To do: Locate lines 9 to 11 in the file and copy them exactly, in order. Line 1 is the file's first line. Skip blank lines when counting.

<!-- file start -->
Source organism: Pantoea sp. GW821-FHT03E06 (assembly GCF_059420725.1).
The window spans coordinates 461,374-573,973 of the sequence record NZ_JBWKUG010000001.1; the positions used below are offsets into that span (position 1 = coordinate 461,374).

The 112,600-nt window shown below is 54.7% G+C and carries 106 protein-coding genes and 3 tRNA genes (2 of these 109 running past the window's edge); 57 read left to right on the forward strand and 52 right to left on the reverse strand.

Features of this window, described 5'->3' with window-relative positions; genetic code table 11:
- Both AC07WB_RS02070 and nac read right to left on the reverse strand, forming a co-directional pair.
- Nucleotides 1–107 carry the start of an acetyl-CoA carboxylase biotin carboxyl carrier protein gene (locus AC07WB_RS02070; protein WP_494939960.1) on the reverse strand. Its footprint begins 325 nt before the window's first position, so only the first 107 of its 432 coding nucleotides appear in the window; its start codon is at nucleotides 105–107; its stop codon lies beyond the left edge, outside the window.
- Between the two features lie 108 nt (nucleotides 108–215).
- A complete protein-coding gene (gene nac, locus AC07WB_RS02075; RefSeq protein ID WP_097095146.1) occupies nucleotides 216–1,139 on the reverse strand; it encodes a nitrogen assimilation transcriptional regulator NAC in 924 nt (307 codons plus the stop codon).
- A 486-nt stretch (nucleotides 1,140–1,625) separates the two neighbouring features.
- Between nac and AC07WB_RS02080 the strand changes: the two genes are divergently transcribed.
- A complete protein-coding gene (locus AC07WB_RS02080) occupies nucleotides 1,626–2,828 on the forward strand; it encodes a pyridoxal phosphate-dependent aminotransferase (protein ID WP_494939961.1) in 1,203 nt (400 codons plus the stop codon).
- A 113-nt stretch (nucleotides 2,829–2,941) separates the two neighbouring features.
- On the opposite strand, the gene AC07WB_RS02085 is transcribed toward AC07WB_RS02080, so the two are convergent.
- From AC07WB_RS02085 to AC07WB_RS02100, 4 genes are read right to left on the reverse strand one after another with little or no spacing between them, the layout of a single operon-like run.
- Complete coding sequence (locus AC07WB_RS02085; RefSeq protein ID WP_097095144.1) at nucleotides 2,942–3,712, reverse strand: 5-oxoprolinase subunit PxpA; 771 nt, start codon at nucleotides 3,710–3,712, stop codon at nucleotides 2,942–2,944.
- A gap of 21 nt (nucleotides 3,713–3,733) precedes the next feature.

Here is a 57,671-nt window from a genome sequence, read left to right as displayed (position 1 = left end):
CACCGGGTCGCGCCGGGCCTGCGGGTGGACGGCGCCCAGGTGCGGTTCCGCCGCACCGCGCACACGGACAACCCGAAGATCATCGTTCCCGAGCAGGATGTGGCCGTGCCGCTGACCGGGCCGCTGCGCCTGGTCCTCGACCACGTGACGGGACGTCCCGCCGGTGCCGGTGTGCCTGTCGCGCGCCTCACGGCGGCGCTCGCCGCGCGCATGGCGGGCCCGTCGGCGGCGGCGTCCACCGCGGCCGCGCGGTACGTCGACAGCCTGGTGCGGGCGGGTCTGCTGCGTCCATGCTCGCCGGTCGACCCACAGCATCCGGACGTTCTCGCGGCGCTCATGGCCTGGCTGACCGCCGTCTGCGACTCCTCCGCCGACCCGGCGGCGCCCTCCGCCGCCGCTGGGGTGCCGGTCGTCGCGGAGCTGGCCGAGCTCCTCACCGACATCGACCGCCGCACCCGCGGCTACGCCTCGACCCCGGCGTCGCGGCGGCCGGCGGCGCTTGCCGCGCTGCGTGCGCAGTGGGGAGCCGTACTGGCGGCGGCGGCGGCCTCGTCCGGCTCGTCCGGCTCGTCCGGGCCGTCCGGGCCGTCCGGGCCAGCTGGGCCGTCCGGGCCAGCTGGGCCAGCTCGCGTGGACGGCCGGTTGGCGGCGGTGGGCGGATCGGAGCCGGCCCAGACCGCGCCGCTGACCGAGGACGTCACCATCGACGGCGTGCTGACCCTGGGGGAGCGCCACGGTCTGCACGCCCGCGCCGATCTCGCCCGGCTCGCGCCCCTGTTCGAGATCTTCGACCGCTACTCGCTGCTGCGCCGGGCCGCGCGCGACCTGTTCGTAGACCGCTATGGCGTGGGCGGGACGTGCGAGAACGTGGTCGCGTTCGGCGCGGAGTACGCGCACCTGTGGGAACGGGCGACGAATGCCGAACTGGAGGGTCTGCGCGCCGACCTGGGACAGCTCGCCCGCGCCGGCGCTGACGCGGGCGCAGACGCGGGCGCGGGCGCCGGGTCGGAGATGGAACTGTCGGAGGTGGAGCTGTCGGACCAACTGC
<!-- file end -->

- A 486-nt stretch (nucleotides 1,140–1,625) separates the two neighbouring features.
- Between nac and AC07WB_RS02080 the strand changes: the two genes are divergently transcribed.
- A complete protein-coding gene (locus AC07WB_RS02080) occupies nucleotides 1,626–2,828 on the forward strand; it encodes a pyridoxal phosphate-dependent aminotransferase (protein ID WP_494939961.1) in 1,203 nt (400 codons plus the stop codon).